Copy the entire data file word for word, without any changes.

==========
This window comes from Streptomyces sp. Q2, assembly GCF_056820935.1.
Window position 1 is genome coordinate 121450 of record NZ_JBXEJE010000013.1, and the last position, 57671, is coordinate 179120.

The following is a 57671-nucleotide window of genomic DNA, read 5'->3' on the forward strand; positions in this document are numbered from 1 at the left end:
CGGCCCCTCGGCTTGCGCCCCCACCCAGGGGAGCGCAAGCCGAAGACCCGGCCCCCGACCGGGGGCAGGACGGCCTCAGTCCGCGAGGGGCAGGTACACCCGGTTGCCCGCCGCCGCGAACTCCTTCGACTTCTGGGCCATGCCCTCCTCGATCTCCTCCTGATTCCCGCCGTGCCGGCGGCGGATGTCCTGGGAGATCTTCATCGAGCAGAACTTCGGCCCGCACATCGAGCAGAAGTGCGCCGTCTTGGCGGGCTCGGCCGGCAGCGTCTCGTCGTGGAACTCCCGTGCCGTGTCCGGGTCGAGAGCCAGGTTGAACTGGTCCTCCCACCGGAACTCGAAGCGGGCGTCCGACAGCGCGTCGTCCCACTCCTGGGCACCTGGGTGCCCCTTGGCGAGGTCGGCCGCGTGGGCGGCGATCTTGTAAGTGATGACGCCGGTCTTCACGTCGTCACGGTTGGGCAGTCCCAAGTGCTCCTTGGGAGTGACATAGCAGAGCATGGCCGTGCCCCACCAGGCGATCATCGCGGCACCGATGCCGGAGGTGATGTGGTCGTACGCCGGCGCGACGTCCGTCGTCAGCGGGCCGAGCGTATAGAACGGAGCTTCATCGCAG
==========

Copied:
This window comes from Streptomyces sp. Q2, assembly GCF_056820935.1.
Window position 1 is genome coordinate 121450 of record NZ_JBXEJE010000013.1, and the last position, 57671, is coordinate 179120.

The following is a 57671-nucleotide window of genomic DNA, read 5'->3' on the forward strand; positions in this document are numbered from 1 at the left end:
CGGCCCCTCGGCTTGCGCCCCCACCCAGGGGAGCGCAAGCCGAAGACCCGGCCCCCGACCGGGGGCAGGACGGCCTCAGTCCGCGAGGGGCAGGTACACCCGGTTGCCCGCCGCCGCGAACTCCTTCGACTTCTGGGCCATGCCCTCCTCGATCTCCTCCTGATTCCCGCCGTGCCGGCGGCGGATGTCCTGGGAGATCTTCATCGAGCAGAACTTCGGCCCGCACATCGAGCAGAAGTGCGCCGTCTTGGCGGGCTCGGCCGGCAGCGTCTCGTCGTGGAACTCCCGTGCCGTGTCCGGGTCGAGAGCCAGGTTGAACTGGTCCTCCCACCGGAACTCGAAGCGGGCGTCCGACAGCGCGTCGTCCCACTCCTGGGCACCTGGGTGCCCCTTGGCGAGGTCGGCCGCGTGGGCGGCGATCTTGTAAGTGATGACGCCGGTCTTCACGTCGTCACGGTTGGGCAGTCCCAAGTGCTCCTTGGGAGTGACATAGCAGAGCATGGCCGTGCCCCACCAGGCGATCATCGCGGCACCGATGCCGGAGGTGATGTGGTCGTACGCCGGCGCGACGTCCGTCGTCAGCGGGCCGAGCGTATAGAACGGAGCTTCATCGCAG